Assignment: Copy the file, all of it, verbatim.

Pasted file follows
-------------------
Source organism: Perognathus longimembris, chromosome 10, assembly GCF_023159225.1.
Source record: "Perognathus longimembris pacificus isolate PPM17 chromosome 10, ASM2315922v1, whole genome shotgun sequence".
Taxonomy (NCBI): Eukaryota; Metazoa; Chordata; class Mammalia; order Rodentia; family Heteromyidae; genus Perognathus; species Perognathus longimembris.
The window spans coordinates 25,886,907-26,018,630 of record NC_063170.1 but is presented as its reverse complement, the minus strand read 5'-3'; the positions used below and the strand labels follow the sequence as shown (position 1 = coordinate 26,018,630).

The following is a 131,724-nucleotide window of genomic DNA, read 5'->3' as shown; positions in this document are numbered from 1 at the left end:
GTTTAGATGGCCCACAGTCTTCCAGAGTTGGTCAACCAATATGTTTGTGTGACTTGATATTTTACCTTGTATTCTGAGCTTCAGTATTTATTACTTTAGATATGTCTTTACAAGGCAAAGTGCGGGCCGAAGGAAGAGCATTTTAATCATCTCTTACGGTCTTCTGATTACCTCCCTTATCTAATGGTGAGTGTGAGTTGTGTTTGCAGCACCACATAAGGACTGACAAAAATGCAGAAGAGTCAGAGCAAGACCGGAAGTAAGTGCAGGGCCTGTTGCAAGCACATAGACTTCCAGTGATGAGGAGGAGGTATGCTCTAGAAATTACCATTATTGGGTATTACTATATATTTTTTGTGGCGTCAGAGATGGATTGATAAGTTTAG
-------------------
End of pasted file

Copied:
Source organism: Perognathus longimembris, chromosome 10, assembly GCF_023159225.1.
Source record: "Perognathus longimembris pacificus isolate PPM17 chromosome 10, ASM2315922v1, whole genome shotgun sequence".
Taxonomy (NCBI): Eukaryota; Metazoa; Chordata; class Mammalia; order Rodentia; family Heteromyidae; genus Perognathus; species Perognathus longimembris.
The window spans coordinates 25,886,907-26,018,630 of record NC_063170.1 but is presented as its reverse complement, the minus strand read 5'-3'; the positions used below and the strand labels follow the sequence as shown (position 1 = coordinate 26,018,630).

The following is a 131,724-nucleotide window of genomic DNA, read 5'->3' as shown; positions in this document are numbered from 1 at the left end:
GTTTAGATGGCCCACAGTCTTCCAGAGTTGGTCAACCAATATGTTTGTGTGACTTGATATTTTACCTTGTATTCTGAGCTTCAGTATTTATTACTTTAGATATGTCTTTACAAGGCAAAGTGCGGGCCGAAGGAAGAGCATTTTAATCATCTCTTACGGTCTTCTGATTACCTCCCTTATCTAATGGTGAGTGTGAGTTGTGTTTGCAGCACCACATAAGGACTGACAAAAATGCAGAAGAGTCAGAGCAAGACCGGAAGTAAGTGCAGGGCCTGTTGCAAGCACATAGACTTCCAGTGATGAGGAGGAGGTATGCTCTAGAAATTACCATTATTGGGTATTACTATATATTTTTTGTGGCGTCAGAGATGGATTGATAAGTTTAG